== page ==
Multiverse, A Tech-Focused Apprenticeship Firm Raise $130 Million At A $875 Million Value
By – Ashwathy Nair
Multiverse, the tech apprenticeship business that rebranded from White Hat and raised $44 million earlier this year, has brought up another round of funding. On 29th September, the company reported that it had raised $130 million in a Series C investment.
While the deal was being closed, the funding had been rumored in previous weeks. This latest investment was headed by D1 Capital Partners and BOND; Multiverse isn’t saying if there are any more investors in the round. General Catalyst (which led the startup’s recent round), GV (formerly known as Google Ventures), Audacious Ventures, Latitude, SemperVirens, Index Ventures, and Lightspeed Venture Partners are among those who have previously invested in the company. D1 is the organization of Daniel Sundheim, while BOND is the organization of Mary Meeker. Both are well-known names in the world of investment banking and investing.
The company’s new valuation is $875 million, according to the corporation. PitchBook evaluated the valuation at slightly under $164 million at the time of its previous round, while the Financial Times assessed it at $200 million at the same time (Multiverse never confirmed those numbers, though.) In any case, the inference is that it is higher in multiples due to the company’s expansion: Multiverse claims that in the previous year, it has grown fourfold and now employs 5,000 individuals, including both current apprentices and alumni.
The last round of funding was used to enable Multiverse, a London-based firm led by the well-connected Euan Blair, son of former British Prime Minister Tony Blair and barrister Cherie Booth Blair, to continue growing into the US market. Given the massive setback that is the global COVID-19 health pandemic, it’s possible that the New York office barely opened last month.
The fresh funds will be utilized to continue the company’s expansion, both in its native market and in the United States.
It has around 300 customers, which is the same number it gave me when I covered the last fundraising round in January, with Google, Generation USA, Mixpanel, and Adyen being among the younger ones, and Facebook, Morgan Stanley, and the NHS is among the older ones.
Apprenticeships on the platform presently vary from data science and adtech (“programmatic pioneer”) to administrative as well as operational jobs and include on-site and remote placements in tech firms, financial institutions, and more. Blair told me earlier this year that the prices charged to businesses vary, but are “roughly around the $15,000 mark.” (And, to be clear, the people who apply don’t have to pay anything, and the companies that provide the apprenticeships will pay them as well.)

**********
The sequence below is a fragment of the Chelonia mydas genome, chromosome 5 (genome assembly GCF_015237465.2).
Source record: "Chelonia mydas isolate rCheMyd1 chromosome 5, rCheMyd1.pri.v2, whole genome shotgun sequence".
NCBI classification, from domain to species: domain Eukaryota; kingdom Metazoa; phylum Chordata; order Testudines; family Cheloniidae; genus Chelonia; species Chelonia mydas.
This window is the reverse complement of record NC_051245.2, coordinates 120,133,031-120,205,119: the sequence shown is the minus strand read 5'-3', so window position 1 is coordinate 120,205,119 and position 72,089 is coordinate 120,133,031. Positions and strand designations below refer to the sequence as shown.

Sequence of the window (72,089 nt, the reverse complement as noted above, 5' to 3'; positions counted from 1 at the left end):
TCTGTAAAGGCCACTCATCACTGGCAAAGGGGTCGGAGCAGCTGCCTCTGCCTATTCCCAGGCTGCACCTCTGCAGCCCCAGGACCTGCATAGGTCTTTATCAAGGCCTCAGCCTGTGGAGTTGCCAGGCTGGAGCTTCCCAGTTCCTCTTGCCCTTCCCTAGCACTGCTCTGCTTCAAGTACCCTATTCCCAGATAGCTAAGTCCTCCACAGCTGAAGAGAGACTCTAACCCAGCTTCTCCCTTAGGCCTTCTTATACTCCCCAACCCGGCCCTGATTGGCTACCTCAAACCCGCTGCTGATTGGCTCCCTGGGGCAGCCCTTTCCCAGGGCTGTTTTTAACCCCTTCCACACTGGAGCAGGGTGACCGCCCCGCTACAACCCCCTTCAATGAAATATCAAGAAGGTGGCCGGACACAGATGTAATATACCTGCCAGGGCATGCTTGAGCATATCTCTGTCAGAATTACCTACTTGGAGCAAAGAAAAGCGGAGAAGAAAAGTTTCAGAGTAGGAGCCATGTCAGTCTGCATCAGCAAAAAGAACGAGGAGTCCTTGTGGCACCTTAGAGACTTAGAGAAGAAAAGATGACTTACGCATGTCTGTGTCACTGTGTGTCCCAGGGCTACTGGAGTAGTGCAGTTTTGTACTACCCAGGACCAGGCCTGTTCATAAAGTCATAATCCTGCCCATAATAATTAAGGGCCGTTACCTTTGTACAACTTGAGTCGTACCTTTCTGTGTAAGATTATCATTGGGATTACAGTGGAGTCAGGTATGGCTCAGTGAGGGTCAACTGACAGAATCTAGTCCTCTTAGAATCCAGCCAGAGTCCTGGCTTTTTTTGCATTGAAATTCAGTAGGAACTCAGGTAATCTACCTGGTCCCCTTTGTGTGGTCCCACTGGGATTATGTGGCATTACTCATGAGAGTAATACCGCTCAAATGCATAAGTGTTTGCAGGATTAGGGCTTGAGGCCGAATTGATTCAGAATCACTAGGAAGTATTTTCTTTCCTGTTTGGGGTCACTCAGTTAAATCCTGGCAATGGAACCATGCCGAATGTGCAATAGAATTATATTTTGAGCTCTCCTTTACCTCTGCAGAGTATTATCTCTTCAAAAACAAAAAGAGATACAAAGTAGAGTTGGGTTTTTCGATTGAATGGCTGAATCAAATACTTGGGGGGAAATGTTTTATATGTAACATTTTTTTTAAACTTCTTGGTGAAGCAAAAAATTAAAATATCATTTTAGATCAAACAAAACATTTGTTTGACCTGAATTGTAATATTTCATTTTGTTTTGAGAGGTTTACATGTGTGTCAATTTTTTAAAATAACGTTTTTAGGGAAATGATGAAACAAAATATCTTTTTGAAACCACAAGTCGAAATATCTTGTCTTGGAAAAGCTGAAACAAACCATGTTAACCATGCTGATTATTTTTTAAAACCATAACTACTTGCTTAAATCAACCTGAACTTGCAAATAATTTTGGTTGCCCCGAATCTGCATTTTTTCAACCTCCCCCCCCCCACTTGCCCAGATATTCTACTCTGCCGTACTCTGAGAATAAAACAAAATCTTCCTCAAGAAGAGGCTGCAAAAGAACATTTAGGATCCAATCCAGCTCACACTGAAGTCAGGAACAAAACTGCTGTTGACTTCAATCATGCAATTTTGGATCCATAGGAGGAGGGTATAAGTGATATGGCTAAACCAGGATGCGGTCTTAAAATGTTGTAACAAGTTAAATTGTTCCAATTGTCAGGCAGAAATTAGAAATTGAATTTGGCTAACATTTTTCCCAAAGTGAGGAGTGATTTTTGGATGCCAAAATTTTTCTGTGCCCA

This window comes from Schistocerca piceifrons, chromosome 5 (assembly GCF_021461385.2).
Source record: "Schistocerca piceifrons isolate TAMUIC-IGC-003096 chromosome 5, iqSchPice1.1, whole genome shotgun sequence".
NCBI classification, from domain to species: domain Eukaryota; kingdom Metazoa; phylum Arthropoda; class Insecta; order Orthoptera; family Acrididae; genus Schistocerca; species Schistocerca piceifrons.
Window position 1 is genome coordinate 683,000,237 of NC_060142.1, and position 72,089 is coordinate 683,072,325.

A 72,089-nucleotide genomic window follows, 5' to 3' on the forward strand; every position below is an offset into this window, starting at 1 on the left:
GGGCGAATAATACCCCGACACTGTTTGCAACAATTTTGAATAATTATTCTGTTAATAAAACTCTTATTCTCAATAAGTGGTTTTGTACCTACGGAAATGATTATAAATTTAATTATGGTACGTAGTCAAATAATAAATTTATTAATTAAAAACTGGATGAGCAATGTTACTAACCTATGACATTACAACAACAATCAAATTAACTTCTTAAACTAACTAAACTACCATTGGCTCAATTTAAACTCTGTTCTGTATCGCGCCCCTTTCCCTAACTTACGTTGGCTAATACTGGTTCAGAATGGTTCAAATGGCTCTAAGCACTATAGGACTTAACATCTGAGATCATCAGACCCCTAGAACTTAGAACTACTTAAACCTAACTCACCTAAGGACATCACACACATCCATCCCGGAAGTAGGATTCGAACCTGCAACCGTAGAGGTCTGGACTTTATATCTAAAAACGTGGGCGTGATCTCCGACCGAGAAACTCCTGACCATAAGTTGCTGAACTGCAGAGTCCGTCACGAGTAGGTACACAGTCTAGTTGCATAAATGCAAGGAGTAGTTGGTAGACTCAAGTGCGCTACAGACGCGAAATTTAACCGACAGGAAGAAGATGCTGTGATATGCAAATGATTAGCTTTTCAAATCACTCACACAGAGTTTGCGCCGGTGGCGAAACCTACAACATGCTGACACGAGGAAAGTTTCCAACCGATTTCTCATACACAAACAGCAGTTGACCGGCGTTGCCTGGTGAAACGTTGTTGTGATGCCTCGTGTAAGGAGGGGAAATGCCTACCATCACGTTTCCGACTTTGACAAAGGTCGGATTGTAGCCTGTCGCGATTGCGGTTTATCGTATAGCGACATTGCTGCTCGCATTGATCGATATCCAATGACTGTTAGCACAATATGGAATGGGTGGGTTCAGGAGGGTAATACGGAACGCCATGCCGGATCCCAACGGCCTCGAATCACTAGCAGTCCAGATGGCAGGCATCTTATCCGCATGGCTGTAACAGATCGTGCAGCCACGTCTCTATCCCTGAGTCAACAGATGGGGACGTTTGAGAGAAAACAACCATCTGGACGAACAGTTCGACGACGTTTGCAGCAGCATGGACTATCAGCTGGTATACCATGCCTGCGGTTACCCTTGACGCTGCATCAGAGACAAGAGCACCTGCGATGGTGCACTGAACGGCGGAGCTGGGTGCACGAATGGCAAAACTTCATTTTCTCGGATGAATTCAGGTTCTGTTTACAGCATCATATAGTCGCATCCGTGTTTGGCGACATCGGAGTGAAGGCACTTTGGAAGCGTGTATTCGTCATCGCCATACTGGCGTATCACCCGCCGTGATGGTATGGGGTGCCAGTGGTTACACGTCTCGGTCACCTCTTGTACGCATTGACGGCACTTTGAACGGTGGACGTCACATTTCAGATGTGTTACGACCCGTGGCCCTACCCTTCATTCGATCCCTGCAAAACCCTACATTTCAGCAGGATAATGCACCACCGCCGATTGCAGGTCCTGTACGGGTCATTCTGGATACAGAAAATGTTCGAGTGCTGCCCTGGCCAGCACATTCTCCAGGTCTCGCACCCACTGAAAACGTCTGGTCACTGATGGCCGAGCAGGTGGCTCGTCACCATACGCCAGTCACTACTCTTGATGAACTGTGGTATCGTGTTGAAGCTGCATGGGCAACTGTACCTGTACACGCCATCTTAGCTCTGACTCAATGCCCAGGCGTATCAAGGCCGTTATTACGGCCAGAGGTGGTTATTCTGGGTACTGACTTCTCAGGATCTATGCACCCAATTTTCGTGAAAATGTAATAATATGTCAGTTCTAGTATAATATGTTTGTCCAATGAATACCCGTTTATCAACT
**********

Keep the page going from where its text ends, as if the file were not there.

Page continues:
The job market has altered dramatically in the previous 18 months, owing to a variety of factors including economic downturns, shifting consumer preferences, and the changing nature of work in the midst of a global public health emergency.
All of these have had huge ramifications. How people hunt for employment, how they put themselves up for positions they want, and even how they think about jobs have all been influenced, and businesses have been impacted as well.
Tech jobs are particularly intriguing since many of them, by their very nature, can be done remotely, utilizing the very digital tools that tech professionals design or help maintain.
All of this has created an intriguing window of opportunity for Multiverse in particular, and the basic principle of an apprentice in general, which falls somewhere between a typical recent graduate/less knowledgeable job seeker and someone who is still in school and planning to look for internships to grow professionally.
Blair told me earlier this year, “We want to develop an amazing alternative to university and college.” Even the name reflects the fact that the people it seeks do not often fit into traditional candidate classifications. Blair claims that as a post-18 young adult, one can occupy “many universes,” hence the name “Multiverse” (which has nothing to do with “metaverse,” in case you were wondering). Apprenticeships are usually 1.5 years long.
But, as the startup sector has shown many times, tactical options can be lucrative, but they can also be difficult to open — which is likely one of the reasons Multiverse has received this large round so quickly after its last one. (Another possibility is competition.) LinkedIn, for example, has been rethinking and reinventing itself in the professional development and job-search arenas. Apprenticeships seem like a natural place to start building something.)
Meanwhile, investors appear to feel that Multiverse and job searchers will profit from being smaller and more focused.
In a statement, D1 Capital Partners’ Jeremy Goldstein said, “We believe Multiverse is improving access to pay growth and social mobility for employees from a wide range of backgrounds while delivering tremendous value for companies.” “We are pleased to invest in Multiverse and assist them in scaling their strategy globally.”
The startup has also been attempting to leverage its position in attracting people who may not fit into more traditional job channels in order to increase diversity in the larger talent pool, which has found a willing audience among companies looking to increase diversity and inclusion in their own ranks.
It states that 53 percent of the apprentices it hires are individuals of color, with 36 percent coming from economically disadvantaged backgrounds.
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